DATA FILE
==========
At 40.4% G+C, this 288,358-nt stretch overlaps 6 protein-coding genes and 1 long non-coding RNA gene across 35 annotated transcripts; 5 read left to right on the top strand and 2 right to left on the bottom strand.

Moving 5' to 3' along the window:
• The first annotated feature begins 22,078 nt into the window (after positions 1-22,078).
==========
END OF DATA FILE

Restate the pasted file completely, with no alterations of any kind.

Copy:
At 40.4% G+C, this 288,358-nt stretch overlaps 6 protein-coding genes and 1 long non-coding RNA gene across 35 annotated transcripts; 5 read left to right on the top strand and 2 right to left on the bottom strand.

Moving 5' to 3' along the window:
• The first annotated feature begins 22,078 nt into the window (after positions 1-22,078).